It's also one of the most galling exploitation films I've seen in a while.  People die in brutal and matter-of-fact ways, rows of shrouded bodies are seen, crying innocents are packed into what are obviously concentration camps, surrendering protesters are gunned down whilst waving white flags. This seems to be a thing for Mexican** filmmakers: Cuaron's compatriot Guillermo Del Toro did the same in Pan's Labyrinth, where he had no qualms in showing acts of brutality which make it difficult not to hate those enacting them - it's just unfortunate it's done in such a cartoonish and obviously exploitative manner.

It's like having your villain kick a puppy or shoot a kitten: you're obviously going to hate him by default, unless you have a particular aversion to kittens.  Thus it's easy to make a villain hateful when he does something so monstrous.  It's the same thing which bothers me about A Serbian Film: it's just so easy to shock people with profoundly shocking images, but it doesn't make you think about the characters, film or themes, you just can't help but think about the image. Or, more succinctly, it's like the jump scare. Surprising someone is easy, you just say boo and make a scary face, but that doesn't make you a grandmaster of horror - in the same way, showing a man committing unspeakable acts doesn't make the man despicable, just the act.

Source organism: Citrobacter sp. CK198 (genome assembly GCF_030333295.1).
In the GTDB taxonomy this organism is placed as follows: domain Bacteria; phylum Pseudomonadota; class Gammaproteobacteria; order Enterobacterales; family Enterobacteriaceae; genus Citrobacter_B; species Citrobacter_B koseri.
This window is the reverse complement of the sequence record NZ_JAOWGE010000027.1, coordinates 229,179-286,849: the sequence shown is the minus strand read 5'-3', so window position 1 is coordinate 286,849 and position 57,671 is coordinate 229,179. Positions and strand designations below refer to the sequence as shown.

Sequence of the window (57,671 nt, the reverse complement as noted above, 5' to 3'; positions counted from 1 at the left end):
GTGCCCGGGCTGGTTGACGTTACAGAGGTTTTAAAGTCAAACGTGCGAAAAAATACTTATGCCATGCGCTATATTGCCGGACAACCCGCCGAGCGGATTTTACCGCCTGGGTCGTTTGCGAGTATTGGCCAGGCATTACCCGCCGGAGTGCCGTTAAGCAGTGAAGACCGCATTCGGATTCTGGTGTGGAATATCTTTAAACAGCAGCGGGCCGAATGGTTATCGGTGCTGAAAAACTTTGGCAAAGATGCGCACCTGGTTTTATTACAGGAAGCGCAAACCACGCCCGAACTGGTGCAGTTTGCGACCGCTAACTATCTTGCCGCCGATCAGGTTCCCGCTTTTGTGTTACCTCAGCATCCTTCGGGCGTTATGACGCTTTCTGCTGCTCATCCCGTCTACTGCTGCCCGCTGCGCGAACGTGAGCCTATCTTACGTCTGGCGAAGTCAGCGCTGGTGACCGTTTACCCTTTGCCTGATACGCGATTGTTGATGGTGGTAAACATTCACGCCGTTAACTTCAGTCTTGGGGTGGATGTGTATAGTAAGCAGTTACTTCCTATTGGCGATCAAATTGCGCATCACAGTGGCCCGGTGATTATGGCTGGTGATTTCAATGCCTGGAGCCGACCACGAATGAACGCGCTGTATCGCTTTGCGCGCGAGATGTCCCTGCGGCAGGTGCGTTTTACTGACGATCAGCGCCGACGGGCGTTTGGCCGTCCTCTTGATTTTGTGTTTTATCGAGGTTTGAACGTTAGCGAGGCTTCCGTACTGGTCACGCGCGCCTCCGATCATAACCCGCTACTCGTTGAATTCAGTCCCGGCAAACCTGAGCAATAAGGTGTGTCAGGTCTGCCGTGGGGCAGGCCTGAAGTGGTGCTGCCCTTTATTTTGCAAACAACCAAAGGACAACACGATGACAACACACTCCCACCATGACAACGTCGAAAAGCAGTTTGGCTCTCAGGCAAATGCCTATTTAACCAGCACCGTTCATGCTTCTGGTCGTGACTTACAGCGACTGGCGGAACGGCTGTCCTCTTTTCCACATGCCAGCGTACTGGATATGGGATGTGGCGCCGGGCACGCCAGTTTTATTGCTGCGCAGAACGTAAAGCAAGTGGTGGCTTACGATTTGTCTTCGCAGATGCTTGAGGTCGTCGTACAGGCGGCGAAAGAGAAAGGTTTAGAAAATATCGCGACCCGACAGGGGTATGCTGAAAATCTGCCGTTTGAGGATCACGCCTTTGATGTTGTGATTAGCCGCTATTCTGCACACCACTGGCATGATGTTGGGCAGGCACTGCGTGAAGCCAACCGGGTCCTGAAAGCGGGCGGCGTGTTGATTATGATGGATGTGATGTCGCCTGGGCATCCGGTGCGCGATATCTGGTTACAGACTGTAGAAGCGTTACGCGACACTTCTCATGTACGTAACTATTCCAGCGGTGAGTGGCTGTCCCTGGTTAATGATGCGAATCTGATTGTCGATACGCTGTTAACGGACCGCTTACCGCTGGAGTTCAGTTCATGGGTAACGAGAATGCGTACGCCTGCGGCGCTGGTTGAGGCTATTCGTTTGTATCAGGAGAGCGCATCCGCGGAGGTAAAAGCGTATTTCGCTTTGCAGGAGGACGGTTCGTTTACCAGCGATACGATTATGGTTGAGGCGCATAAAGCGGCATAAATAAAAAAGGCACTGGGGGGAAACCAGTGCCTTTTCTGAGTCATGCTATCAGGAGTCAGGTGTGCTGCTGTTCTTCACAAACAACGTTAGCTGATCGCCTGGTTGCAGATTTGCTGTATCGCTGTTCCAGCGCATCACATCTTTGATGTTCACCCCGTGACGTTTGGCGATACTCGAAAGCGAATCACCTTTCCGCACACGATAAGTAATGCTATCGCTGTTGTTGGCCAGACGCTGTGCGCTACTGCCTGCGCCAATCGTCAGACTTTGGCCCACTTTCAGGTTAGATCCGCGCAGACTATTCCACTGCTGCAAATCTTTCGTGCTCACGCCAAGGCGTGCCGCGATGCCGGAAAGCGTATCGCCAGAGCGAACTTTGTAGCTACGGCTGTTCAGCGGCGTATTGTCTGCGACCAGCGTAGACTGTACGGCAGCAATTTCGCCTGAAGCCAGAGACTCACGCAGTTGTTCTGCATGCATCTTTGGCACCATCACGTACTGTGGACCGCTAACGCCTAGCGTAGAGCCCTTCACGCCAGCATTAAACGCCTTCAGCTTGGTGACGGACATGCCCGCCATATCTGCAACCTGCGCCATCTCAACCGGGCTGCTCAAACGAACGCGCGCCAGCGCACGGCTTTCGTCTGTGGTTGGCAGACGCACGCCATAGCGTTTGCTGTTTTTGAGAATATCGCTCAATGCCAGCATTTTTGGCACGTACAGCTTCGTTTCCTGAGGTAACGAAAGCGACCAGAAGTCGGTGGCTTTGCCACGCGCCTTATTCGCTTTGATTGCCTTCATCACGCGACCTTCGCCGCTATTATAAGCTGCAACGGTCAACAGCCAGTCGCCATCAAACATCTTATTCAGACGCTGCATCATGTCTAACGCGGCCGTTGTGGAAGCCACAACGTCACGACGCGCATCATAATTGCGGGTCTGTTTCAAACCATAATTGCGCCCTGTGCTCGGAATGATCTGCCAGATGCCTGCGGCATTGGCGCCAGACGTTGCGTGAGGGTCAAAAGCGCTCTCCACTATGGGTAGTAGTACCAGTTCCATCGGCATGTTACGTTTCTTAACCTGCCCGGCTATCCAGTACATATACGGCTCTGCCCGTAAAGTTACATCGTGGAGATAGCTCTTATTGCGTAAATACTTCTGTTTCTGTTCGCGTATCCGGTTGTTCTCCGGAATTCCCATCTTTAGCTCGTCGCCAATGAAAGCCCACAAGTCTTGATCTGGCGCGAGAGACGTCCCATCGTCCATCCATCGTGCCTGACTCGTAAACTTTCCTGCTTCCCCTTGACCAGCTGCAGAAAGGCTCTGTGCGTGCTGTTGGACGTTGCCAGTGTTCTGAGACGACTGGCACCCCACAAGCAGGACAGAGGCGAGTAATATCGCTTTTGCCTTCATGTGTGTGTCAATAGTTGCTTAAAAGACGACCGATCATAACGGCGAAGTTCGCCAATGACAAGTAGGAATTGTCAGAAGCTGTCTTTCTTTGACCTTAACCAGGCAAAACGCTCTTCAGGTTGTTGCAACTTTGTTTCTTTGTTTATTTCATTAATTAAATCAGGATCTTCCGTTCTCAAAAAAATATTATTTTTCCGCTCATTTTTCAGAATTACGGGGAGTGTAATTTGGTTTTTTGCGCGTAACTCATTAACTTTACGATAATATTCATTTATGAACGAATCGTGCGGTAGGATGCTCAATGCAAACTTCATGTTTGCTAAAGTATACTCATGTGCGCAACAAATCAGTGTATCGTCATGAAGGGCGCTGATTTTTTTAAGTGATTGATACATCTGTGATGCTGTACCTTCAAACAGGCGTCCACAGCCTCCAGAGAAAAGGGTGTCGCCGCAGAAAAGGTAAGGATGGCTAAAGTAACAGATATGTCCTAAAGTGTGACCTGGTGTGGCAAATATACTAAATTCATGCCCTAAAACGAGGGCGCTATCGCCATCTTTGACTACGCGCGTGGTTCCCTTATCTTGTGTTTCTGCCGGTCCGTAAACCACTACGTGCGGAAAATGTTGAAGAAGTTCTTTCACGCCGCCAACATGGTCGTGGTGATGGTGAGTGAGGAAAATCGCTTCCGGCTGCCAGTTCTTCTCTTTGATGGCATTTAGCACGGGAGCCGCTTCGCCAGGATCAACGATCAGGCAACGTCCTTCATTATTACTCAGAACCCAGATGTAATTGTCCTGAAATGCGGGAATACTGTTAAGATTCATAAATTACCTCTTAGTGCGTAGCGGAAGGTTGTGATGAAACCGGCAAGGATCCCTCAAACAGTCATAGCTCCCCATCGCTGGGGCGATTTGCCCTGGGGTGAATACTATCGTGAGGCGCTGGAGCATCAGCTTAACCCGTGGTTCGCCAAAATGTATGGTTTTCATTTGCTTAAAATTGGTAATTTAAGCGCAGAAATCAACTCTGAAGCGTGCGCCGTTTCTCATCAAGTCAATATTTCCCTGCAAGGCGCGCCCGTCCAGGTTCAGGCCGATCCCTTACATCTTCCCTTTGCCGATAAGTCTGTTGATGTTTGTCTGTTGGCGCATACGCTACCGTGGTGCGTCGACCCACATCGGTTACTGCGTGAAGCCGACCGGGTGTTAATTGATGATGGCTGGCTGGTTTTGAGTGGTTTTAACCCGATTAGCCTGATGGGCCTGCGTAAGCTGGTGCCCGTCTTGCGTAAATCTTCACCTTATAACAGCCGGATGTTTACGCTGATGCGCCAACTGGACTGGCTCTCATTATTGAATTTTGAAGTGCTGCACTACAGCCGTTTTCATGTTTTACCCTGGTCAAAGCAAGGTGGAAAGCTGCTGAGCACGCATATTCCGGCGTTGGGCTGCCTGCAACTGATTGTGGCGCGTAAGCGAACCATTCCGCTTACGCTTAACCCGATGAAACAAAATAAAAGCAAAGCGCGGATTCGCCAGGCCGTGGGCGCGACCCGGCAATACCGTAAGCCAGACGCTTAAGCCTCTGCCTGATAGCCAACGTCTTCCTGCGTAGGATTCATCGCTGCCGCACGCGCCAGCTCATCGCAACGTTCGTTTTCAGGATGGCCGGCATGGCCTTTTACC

Speaking of which, it's not the violence which I found the most exploitative (though it was very exploitative).  No, what was worse was the politixploitation.  As surely as sexploitation is filled with scenes of carnality and blaxploitation is suffused with black stereotyping, this film is full of pandering to a particular viewpoint .  The British government is shown as the most odious caricature liberal Britons think of the goose-stepping conservative Middle Englanders: the police are brutal and aggressive thugs; the news is the sleaziest this side of Fox News.  In contrast, the heroes are composed of long-haired ganja aficionados, New Age holistic midwife, and a young black woman who is the Saviour Of Our People.  Not a single one of them felt like a character, so much as a proxy for a designated political argument.  Michael Caine is defined by his love of marijuana and little else; Pam Ferris is a caricature of alternative medicine adherents. Only Clare-Hope Ashity had anything resembling depth, and even then, her accent was barely tolerable.